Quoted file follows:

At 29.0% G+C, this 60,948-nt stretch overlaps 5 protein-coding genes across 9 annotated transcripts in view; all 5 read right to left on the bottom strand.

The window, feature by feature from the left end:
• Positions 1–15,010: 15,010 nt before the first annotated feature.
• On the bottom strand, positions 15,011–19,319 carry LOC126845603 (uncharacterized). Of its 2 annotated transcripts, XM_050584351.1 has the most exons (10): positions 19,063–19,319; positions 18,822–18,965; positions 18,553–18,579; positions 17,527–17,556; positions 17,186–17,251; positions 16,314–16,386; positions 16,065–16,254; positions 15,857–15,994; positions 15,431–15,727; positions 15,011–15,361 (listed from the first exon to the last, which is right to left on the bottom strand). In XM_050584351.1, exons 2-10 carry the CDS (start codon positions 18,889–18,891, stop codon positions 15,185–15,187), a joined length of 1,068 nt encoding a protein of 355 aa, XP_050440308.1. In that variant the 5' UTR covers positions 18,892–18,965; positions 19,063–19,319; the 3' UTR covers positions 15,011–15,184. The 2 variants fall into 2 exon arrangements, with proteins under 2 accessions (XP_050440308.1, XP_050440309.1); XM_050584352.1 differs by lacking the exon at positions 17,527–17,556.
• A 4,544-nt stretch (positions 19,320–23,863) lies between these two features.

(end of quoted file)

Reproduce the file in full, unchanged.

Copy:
At 29.0% G+C, this 60,948-nt stretch overlaps 5 protein-coding genes across 9 annotated transcripts in view; all 5 read right to left on the bottom strand.

The window, feature by feature from the left end:
• Positions 1–15,010: 15,010 nt before the first annotated feature.
• On the bottom strand, positions 15,011–19,319 carry LOC126845603 (uncharacterized). Of its 2 annotated transcripts, XM_050584351.1 has the most exons (10): positions 19,063–19,319; positions 18,822–18,965; positions 18,553–18,579; positions 17,527–17,556; positions 17,186–17,251; positions 16,314–16,386; positions 16,065–16,254; positions 15,857–15,994; positions 15,431–15,727; positions 15,011–15,361 (listed from the first exon to the last, which is right to left on the bottom strand). In XM_050584351.1, exons 2-10 carry the CDS (start codon positions 18,889–18,891, stop codon positions 15,185–15,187), a joined length of 1,068 nt encoding a protein of 355 aa, XP_050440308.1. In that variant the 5' UTR covers positions 18,892–18,965; positions 19,063–19,319; the 3' UTR covers positions 15,011–15,184. The 2 variants fall into 2 exon arrangements, with proteins under 2 accessions (XP_050440308.1, XP_050440309.1); XM_050584352.1 differs by lacking the exon at positions 17,527–17,556.
• A 4,544-nt stretch (positions 19,320–23,863) lies between these two features.